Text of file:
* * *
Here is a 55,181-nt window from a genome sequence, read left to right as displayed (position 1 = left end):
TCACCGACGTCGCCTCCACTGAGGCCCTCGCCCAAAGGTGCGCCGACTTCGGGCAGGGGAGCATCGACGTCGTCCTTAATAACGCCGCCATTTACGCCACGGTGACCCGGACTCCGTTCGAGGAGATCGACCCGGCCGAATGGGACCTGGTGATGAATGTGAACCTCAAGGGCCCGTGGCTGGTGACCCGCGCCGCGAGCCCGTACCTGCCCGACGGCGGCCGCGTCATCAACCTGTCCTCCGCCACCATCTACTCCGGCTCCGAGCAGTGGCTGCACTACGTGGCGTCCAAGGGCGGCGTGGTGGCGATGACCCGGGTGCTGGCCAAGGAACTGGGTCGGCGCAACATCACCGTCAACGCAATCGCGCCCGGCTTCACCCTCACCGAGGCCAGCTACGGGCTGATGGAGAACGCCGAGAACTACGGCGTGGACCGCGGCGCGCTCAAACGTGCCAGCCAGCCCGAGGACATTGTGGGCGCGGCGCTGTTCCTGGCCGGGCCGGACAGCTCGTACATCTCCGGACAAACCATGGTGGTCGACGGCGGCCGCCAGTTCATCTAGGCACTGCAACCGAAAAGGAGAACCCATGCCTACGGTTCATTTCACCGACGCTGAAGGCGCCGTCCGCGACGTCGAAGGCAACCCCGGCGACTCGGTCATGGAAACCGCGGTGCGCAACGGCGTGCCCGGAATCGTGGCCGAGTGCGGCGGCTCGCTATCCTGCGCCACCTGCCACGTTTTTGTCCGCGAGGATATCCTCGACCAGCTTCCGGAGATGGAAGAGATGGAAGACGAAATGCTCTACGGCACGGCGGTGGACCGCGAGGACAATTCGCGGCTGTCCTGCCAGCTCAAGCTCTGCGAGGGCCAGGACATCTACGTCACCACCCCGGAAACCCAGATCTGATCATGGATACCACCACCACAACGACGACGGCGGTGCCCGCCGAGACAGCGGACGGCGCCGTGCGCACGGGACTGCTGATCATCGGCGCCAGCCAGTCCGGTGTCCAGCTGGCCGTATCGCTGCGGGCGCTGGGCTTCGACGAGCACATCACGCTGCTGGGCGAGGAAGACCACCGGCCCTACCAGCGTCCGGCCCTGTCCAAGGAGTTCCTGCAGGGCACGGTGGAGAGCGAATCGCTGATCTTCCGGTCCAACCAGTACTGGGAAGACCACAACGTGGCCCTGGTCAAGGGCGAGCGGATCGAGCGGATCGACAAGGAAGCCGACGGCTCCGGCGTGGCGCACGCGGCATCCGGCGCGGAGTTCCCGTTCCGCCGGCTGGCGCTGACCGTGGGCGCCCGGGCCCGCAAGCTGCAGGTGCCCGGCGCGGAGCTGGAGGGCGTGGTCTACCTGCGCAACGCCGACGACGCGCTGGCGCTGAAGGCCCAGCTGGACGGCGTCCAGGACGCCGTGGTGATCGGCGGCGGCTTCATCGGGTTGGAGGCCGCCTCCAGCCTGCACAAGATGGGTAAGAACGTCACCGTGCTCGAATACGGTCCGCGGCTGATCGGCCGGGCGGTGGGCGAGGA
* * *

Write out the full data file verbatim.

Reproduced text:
Here is a 55,181-nt window from a genome sequence, read left to right as displayed (position 1 = left end):
TCACCGACGTCGCCTCCACTGAGGCCCTCGCCCAAAGGTGCGCCGACTTCGGGCAGGGGAGCATCGACGTCGTCCTTAATAACGCCGCCATTTACGCCACGGTGACCCGGACTCCGTTCGAGGAGATCGACCCGGCCGAATGGGACCTGGTGATGAATGTGAACCTCAAGGGCCCGTGGCTGGTGACCCGCGCCGCGAGCCCGTACCTGCCCGACGGCGGCCGCGTCATCAACCTGTCCTCCGCCACCATCTACTCCGGCTCCGAGCAGTGGCTGCACTACGTGGCGTCCAAGGGCGGCGTGGTGGCGATGACCCGGGTGCTGGCCAAGGAACTGGGTCGGCGCAACATCACCGTCAACGCAATCGCGCCCGGCTTCACCCTCACCGAGGCCAGCTACGGGCTGATGGAGAACGCCGAGAACTACGGCGTGGACCGCGGCGCGCTCAAACGTGCCAGCCAGCCCGAGGACATTGTGGGCGCGGCGCTGTTCCTGGCCGGGCCGGACAGCTCGTACATCTCCGGACAAACCATGGTGGTCGACGGCGGCCGCCAGTTCATCTAGGCACTGCAACCGAAAAGGAGAACCCATGCCTACGGTTCATTTCACCGACGCTGAAGGCGCCGTCCGCGACGTCGAAGGCAACCCCGGCGACTCGGTCATGGAAACCGCGGTGCGCAACGGCGTGCCCGGAATCGTGGCCGAGTGCGGCGGCTCGCTATCCTGCGCCACCTGCCACGTTTTTGTCCGCGAGGATATCCTCGACCAGCTTCCGGAGATGGAAGAGATGGAAGACGAAATGCTCTACGGCACGGCGGTGGACCGCGAGGACAATTCGCGGCTGTCCTGCCAGCTCAAGCTCTGCGAGGGCCAGGACATCTACGTCACCACCCCGGAAACCCAGATCTGATCATGGATACCACCACCACAACGACGACGGCGGTGCCCGCCGAGACAGCGGACGGCGCCGTGCGCACGGGACTGCTGATCATCGGCGCCAGCCAGTCCGGTGTCCAGCTGGCCGTATCGCTGCGGGCGCTGGGCTTCGACGAGCACATCACGCTGCTGGGCGAGGAAGACCACCGGCCCTACCAGCGTCCGGCCCTGTCCAAGGAGTTCCTGCAGGGCACGGTGGAGAGCGAATCGCTGATCTTCCGGTCCAACCAGTACTGGGAAGACCACAACGTGGCCCTGGTCAAGGGCGAGCGGATCGAGCGGATCGACAAGGAAGCCGACGGCTCCGGCGTGGCGCACGCGGCATCCGGCGCGGAGTTCCCGTTCCGCCGGCTGGCGCTGACCGTGGGCGCCCGGGCCCGCAAGCTGCAGGTGCCCGGCGCGGAGCTGGAGGGCGTGGTCTACCTGCGCAACGCCGACGACGCGCTGGCGCTGAAGGCCCAGCTGGACGGCGTCCAGGACGCCGTGGTGATCGGCGGCGGCTTCATCGGGTTGGAGGCCGCCTCCAGCCTGCACAAGATGGGTAAGAACGTCACCGTGCTCGAATACGGTCCGCGGCTGATCGGCCGGGCGGTGGGCGAGGA